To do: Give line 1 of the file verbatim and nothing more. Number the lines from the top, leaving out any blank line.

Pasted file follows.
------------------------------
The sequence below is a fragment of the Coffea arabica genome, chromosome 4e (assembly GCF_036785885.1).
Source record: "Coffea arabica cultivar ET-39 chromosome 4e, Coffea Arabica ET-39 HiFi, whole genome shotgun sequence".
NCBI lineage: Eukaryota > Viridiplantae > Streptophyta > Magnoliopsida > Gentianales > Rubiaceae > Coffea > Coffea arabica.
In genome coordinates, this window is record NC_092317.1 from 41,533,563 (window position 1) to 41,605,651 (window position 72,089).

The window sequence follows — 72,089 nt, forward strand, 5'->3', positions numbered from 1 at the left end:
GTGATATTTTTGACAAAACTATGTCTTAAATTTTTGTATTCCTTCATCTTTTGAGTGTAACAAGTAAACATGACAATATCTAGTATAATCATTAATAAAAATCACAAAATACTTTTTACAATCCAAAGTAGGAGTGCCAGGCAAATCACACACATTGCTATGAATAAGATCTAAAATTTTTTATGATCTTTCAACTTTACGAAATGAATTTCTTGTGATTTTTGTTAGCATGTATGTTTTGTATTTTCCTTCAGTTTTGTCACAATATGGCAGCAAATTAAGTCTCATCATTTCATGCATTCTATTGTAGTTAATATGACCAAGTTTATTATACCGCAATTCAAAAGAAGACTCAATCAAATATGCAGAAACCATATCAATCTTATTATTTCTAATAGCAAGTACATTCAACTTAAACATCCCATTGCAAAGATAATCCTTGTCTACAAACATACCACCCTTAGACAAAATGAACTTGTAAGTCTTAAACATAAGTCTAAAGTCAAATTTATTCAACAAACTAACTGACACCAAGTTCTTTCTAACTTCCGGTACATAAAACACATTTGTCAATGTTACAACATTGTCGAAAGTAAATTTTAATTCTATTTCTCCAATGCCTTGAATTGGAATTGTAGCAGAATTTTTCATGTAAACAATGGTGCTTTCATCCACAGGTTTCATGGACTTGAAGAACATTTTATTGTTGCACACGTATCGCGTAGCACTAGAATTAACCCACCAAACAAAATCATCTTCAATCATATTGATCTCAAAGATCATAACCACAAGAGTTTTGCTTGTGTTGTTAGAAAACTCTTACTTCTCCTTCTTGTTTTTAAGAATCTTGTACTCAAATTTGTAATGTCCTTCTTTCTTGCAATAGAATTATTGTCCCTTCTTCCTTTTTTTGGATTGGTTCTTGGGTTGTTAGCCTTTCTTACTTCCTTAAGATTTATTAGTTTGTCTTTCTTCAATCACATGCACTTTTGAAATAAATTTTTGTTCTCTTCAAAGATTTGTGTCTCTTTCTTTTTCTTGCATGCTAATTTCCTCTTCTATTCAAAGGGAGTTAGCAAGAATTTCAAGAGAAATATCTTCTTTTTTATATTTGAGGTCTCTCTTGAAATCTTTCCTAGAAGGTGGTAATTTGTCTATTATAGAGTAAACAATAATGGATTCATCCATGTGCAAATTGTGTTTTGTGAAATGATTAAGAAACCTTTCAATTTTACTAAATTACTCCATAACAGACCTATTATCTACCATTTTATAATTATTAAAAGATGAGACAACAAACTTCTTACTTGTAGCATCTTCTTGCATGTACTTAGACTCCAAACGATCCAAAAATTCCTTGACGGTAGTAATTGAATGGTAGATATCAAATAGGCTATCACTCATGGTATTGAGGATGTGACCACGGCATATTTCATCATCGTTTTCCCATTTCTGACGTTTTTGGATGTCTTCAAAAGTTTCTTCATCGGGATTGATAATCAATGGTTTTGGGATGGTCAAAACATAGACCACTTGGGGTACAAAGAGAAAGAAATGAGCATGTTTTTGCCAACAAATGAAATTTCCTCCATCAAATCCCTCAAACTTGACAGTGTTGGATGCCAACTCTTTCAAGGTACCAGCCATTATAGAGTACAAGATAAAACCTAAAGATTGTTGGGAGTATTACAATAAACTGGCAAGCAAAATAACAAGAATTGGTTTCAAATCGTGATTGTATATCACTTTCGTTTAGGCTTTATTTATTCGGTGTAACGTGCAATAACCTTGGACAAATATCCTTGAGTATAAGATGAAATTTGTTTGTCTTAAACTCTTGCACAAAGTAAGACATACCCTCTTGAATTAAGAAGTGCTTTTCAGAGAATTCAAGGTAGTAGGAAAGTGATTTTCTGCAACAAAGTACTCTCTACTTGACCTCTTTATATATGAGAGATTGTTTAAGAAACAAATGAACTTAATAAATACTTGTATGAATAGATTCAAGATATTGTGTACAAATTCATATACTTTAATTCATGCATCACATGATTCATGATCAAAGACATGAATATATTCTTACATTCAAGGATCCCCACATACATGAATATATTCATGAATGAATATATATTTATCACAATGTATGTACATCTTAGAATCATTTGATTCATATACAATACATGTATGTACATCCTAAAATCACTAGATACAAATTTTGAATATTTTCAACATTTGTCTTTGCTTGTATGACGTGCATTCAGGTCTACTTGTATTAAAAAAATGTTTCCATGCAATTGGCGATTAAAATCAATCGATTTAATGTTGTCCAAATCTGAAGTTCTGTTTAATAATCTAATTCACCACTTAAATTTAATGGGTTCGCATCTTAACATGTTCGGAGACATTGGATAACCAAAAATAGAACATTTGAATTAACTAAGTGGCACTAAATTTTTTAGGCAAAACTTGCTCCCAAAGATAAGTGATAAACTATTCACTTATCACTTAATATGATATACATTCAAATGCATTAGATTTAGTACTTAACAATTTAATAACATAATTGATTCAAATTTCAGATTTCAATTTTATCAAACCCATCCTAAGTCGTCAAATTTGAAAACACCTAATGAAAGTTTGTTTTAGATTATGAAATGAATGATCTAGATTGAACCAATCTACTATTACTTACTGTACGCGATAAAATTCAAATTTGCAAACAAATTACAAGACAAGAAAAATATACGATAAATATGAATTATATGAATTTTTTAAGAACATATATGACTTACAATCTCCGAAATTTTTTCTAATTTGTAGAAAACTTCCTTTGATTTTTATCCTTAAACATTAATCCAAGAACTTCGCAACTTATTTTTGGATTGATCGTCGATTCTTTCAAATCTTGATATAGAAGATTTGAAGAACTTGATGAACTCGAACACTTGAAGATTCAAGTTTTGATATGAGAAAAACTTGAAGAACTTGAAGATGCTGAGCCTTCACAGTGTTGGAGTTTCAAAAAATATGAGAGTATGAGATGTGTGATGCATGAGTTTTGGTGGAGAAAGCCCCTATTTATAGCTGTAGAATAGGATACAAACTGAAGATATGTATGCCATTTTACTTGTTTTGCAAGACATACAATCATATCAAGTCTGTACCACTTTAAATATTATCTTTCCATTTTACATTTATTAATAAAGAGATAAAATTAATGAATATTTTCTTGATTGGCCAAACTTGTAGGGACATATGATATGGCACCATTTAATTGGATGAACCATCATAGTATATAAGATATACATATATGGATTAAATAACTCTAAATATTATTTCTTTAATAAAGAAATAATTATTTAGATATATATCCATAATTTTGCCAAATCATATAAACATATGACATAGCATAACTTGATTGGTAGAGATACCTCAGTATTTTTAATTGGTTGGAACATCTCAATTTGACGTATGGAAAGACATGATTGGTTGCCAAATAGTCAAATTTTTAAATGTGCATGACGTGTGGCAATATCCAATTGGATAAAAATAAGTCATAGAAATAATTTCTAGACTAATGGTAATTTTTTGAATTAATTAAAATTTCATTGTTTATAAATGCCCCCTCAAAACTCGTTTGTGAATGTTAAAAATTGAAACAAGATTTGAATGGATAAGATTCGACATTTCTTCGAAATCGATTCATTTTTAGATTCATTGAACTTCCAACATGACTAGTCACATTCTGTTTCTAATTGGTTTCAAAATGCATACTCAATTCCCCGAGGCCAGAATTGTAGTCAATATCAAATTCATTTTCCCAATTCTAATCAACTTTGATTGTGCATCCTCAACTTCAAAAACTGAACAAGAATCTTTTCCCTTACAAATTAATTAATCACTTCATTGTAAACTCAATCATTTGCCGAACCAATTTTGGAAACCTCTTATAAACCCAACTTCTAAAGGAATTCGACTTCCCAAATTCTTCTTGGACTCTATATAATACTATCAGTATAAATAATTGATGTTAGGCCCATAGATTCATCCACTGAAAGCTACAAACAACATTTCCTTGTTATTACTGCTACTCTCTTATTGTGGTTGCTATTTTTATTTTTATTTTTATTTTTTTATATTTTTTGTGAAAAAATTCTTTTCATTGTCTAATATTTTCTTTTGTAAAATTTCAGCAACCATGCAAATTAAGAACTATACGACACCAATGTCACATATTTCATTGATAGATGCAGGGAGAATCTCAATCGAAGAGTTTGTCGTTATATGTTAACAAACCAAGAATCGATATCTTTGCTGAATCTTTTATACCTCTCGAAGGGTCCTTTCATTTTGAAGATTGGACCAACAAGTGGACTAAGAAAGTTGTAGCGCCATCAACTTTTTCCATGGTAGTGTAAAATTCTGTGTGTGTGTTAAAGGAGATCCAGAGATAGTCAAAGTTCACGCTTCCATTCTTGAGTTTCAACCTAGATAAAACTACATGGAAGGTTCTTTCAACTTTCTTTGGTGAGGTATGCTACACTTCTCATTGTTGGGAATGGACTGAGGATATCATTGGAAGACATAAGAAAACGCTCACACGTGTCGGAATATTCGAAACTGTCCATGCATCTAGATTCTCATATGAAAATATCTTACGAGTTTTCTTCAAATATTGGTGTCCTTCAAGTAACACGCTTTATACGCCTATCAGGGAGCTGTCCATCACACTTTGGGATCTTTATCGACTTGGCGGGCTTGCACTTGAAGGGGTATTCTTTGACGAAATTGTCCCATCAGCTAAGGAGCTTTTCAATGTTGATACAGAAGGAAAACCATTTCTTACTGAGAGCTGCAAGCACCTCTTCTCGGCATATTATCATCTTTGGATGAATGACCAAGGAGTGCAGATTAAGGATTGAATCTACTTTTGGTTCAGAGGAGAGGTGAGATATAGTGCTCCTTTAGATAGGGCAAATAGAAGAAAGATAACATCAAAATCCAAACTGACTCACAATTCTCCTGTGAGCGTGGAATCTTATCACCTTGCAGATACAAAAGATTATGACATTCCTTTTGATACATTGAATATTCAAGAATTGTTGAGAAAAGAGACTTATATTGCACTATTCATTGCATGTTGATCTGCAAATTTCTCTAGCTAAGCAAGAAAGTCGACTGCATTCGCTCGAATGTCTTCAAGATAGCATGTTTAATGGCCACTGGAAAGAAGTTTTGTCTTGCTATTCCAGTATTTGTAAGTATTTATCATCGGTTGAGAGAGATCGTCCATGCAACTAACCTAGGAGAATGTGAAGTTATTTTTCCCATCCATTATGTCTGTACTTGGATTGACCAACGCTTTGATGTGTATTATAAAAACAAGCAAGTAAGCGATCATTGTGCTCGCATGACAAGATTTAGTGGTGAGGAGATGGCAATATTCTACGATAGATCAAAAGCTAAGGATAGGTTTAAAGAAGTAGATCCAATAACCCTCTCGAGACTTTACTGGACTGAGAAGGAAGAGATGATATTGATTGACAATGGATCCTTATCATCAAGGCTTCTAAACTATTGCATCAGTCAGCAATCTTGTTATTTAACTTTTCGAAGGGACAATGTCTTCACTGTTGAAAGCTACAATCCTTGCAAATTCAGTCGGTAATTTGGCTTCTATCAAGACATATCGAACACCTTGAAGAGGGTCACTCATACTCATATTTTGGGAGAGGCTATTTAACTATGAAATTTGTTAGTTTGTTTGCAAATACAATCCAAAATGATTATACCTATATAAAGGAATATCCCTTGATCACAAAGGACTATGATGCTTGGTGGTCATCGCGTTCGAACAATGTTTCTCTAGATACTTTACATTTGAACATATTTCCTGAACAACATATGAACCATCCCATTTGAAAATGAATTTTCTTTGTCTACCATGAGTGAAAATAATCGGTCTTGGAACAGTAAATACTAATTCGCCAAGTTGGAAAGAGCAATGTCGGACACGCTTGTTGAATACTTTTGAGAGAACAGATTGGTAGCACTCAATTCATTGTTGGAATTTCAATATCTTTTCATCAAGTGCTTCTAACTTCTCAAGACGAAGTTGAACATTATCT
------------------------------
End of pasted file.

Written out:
The sequence below is a fragment of the Coffea arabica genome, chromosome 4e (assembly GCF_036785885.1).